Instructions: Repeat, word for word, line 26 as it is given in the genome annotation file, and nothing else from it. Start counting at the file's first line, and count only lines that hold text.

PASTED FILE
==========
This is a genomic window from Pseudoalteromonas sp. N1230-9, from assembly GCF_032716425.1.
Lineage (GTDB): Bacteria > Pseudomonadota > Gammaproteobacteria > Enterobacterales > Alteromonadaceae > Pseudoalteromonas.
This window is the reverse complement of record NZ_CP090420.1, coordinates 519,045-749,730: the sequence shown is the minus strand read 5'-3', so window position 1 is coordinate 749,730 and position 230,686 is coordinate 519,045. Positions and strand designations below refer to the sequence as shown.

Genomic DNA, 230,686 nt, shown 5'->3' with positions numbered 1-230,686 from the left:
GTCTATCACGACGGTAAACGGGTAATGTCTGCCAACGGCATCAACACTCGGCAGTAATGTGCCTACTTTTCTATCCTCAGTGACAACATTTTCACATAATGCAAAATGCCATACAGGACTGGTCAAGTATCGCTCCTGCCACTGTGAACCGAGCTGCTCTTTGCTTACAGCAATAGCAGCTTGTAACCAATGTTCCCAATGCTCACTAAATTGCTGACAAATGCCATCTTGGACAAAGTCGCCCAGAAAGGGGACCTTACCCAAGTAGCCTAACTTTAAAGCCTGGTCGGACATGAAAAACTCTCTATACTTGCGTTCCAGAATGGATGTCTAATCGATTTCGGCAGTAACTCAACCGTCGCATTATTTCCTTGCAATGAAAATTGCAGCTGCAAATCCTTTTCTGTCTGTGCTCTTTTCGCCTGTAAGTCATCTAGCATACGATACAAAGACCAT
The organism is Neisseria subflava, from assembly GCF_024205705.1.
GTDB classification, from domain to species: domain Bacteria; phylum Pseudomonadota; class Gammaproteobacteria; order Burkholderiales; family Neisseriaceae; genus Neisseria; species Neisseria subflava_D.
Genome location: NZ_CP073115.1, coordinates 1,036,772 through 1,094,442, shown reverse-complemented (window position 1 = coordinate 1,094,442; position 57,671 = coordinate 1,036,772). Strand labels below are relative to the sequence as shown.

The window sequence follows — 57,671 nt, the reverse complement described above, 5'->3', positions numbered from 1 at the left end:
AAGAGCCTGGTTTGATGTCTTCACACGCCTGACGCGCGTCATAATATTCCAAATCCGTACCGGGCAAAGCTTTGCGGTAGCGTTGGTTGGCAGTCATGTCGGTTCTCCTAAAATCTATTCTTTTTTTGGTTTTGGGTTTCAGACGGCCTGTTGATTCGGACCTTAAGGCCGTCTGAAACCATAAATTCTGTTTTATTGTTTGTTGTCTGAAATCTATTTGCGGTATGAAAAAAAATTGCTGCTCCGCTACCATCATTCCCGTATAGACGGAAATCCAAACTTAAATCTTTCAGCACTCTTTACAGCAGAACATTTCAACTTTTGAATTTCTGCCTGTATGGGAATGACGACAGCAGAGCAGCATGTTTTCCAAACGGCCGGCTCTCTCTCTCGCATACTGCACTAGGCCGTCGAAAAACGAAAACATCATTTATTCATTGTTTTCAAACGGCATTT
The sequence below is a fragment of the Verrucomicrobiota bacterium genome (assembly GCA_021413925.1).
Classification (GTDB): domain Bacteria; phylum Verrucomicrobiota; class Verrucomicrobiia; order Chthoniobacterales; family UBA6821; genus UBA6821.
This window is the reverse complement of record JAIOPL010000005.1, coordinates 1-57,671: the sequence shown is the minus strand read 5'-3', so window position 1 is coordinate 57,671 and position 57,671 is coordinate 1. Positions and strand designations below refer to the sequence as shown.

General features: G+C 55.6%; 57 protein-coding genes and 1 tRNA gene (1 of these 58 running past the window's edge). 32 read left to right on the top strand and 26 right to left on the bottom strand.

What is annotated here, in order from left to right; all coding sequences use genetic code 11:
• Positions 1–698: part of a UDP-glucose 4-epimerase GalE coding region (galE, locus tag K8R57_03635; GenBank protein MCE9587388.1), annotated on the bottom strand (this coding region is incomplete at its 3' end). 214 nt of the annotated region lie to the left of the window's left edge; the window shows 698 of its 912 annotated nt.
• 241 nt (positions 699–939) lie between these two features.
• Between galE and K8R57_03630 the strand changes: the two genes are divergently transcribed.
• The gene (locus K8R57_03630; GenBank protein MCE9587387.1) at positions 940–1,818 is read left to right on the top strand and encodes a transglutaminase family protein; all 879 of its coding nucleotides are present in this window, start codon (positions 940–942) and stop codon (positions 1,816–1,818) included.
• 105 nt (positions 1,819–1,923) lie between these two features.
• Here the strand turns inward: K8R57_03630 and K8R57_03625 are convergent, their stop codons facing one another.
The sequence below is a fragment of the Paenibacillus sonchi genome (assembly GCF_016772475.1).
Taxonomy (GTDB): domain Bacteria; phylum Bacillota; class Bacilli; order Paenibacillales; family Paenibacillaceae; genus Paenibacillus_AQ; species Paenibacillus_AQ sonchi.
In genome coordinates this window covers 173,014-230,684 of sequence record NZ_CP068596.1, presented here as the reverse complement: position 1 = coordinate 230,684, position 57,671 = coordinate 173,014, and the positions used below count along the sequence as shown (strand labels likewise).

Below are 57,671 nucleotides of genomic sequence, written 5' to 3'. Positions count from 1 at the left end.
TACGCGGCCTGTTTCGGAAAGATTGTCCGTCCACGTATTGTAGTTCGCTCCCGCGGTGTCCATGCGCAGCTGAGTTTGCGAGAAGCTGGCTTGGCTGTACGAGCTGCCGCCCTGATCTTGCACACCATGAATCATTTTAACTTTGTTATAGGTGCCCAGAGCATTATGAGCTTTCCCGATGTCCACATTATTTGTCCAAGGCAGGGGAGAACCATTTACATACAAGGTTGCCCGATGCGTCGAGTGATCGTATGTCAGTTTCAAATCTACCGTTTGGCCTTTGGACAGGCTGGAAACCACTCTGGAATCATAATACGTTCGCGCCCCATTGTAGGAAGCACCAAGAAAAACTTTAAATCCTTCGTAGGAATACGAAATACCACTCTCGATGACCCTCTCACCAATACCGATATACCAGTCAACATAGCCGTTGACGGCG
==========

TACGCGGCCTGTTTCGGAAAGATTGTCCGTCCACGTATTGTAGTTCGCTCCCGCGGTGTCCATGCGCAGCTGAGTTTGCGAGAAGCTGGCTTGGCTGTACGAGCTGCCGCCCTGATCTTGCACACCATGAATCATTTTAACTTTGTTATAGGTGCCCAGAGCATTATGAGCTTTCCCGATGTCCACATTATTTGTCCAAGGCAGGGGAGAACCATTTACATACAAGGTTGCCCGATGCGTCGAGTGATCGTATGTCAGTTTCAAATCTACCGTTTGGCCTTTGGACAGGCTGGAAACCACTCTGGAATCATAATACGTTCGCGCCCCATTGTAGGAAGCACCAAGAAAAACTTTAAATCCTTCGTAGGAATACGAAATACCACTCTCGATGACCCTCTCACCAATACCGATATACCAGTCAACATAGCCGTTGACGGCG